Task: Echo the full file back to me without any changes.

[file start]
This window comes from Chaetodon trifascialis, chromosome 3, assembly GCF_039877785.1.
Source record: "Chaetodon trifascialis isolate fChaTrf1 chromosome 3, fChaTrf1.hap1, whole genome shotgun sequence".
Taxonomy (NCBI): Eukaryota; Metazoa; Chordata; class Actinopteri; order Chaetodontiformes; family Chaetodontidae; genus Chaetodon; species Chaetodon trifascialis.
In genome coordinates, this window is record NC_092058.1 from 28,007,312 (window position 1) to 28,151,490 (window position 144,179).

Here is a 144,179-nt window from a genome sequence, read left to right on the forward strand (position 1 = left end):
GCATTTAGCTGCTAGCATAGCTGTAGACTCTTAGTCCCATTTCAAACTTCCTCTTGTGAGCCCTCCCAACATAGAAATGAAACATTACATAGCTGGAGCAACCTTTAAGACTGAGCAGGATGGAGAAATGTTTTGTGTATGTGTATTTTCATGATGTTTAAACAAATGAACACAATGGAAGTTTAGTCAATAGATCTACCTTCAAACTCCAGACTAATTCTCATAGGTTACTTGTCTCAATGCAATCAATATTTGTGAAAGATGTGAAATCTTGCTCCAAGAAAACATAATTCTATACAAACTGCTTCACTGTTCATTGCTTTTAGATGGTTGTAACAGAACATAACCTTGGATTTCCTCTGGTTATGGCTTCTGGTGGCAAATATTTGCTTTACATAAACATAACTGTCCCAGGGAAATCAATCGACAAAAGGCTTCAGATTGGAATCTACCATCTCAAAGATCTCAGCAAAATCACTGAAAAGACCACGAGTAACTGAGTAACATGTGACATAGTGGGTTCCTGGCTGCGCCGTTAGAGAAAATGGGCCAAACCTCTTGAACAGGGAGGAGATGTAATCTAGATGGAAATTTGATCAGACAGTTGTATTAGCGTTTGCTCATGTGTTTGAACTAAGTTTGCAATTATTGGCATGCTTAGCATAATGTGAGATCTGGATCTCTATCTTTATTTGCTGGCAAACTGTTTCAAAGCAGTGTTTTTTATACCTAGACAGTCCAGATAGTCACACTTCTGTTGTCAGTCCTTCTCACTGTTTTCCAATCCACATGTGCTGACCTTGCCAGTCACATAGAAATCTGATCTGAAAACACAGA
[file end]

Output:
This window comes from Chaetodon trifascialis, chromosome 3, assembly GCF_039877785.1.
Source record: "Chaetodon trifascialis isolate fChaTrf1 chromosome 3, fChaTrf1.hap1, whole genome shotgun sequence".
Taxonomy (NCBI): Eukaryota; Metazoa; Chordata; class Actinopteri; order Chaetodontiformes; family Chaetodontidae; genus Chaetodon; species Chaetodon trifascialis.
In genome coordinates, this window is record NC_092058.1 from 28,007,312 (window position 1) to 28,151,490 (window position 144,179).

Here is a 144,179-nt window from a genome sequence, read left to right on the forward strand (position 1 = left end):
GCATTTAGCTGCTAGCATAGCTGTAGACTCTTAGTCCCATTTCAAACTTCCTCTTGTGAGCCCTCCCAACATAGAAATGAAACATTACATAGCTGGAGCAACCTTTAAGACTGAGCAGGATGGAGAAATGTTTTGTGTATGTGTATTTTCATGATGTTTAAACAAATGAACACAATGGAAGTTTAGTCAATAGATCTACCTTCAAACTCCAGACTAATTCTCATAGGTTACTTGTCTCAATGCAATCAATATTTGTGAAAGATGTGAAATCTTGCTCCAAGAAAACATAATTCTATACAAACTGCTTCACTGTTCATTGCTTTTAGATGGTTGTAACAGAACATAACCTTGGATTTCCTCTGGTTATGGCTTCTGGTGGCAAATATTTGCTTTACATAAACATAACTGTCCCAGGGAAATCAATCGACAAAAGGCTTCAGATTGGAATCTACCATCTCAAAGATCTCAGCAAAATCACTGAAAAGACCACGAGTAACTGAGTAACATGTGACATAGTGGGTTCCTGGCTGCGCCGTTAGAGAAAATGGGCCAAACCTCTTGAACAGGGAGGAGATGTAATCTAGATGGAAATTTGATCAGACAGTTGTATTAGCGTTTGCTCATGTGTTTGAACTAAGTTTGCAATTATTGGCATGCTTAGCATAATGTGAGATCTGGATCTCTATCTTTATTTGCTGGCAAACTGTTTCAAAGCAGTGTTTTTTATACCTAGACAGTCCAGATAGTCACACTTCTGTTGTCAGTCCTTCTCACTGTTTTCCAATCCACATGTGCTGACCTTGCCAGTCACATAGAAATCTGATCTGAAAACACAGA